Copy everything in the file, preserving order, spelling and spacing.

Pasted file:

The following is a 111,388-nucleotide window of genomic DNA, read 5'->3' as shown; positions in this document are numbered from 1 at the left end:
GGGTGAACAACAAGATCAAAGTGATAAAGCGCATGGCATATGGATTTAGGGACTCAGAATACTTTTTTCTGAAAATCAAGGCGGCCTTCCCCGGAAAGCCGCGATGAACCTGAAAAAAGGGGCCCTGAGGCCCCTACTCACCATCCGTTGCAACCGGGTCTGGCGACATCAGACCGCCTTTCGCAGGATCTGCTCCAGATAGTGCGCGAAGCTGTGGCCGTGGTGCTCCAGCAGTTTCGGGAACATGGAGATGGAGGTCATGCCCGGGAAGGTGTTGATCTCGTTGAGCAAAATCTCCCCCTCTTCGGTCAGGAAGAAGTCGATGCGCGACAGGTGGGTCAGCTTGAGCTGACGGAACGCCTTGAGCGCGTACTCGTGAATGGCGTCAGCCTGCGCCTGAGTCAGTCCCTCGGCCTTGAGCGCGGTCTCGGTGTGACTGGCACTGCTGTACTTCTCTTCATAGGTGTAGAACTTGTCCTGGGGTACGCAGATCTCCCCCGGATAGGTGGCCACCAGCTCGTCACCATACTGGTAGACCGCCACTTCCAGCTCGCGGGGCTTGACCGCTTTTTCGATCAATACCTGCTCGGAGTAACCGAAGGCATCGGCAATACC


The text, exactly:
The following is a 111,388-nucleotide window of genomic DNA, read 5'->3' as shown; positions in this document are numbered from 1 at the left end:
GGGTGAACAACAAGATCAAAGTGATAAAGCGCATGGCATATGGATTTAGGGACTCAGAATACTTTTTTCTGAAAATCAAGGCGGCCTTCCCCGGAAAGCCGCGATGAACCTGAAAAAAGGGGCCCTGAGGCCCCTACTCACCATCCGTTGCAACCGGGTCTGGCGACATCAGACCGCCTTTCGCAGGATCTGCTCCAGATAGTGCGCGAAGCTGTGGCCGTGGTGCTCCAGCAGTTTCGGGAACATGGAGATGGAGGTCATGCCCGGGAAGGTGTTGATCTCGTTGAGCAAAATCTCCCCCTCTTCGGTCAGGAAGAAGTCGATGCGCGACAGGTGGGTCAGCTTGAGCTGACGGAACGCCTTGAGCGCGTACTCGTGAATGGCGTCAGCCTGCGCCTGAGTCAGTCCCTCGGCCTTGAGCGCGGTCTCGGTGTGACTGGCACTGCTGTACTTCTCTTCATAGGTGTAGAACTTGTCCTGGGGTACGCAGATCTCCCCCGGATAGGTGGCCACCAGCTCGTCACCATACTGGTAGACCGCCACTTCCAGCTCGCGGGGCTTGACCGCTTTTTCGATCAATACCTGCTCGGAGTAACCGAAGGCATCGGCAATACC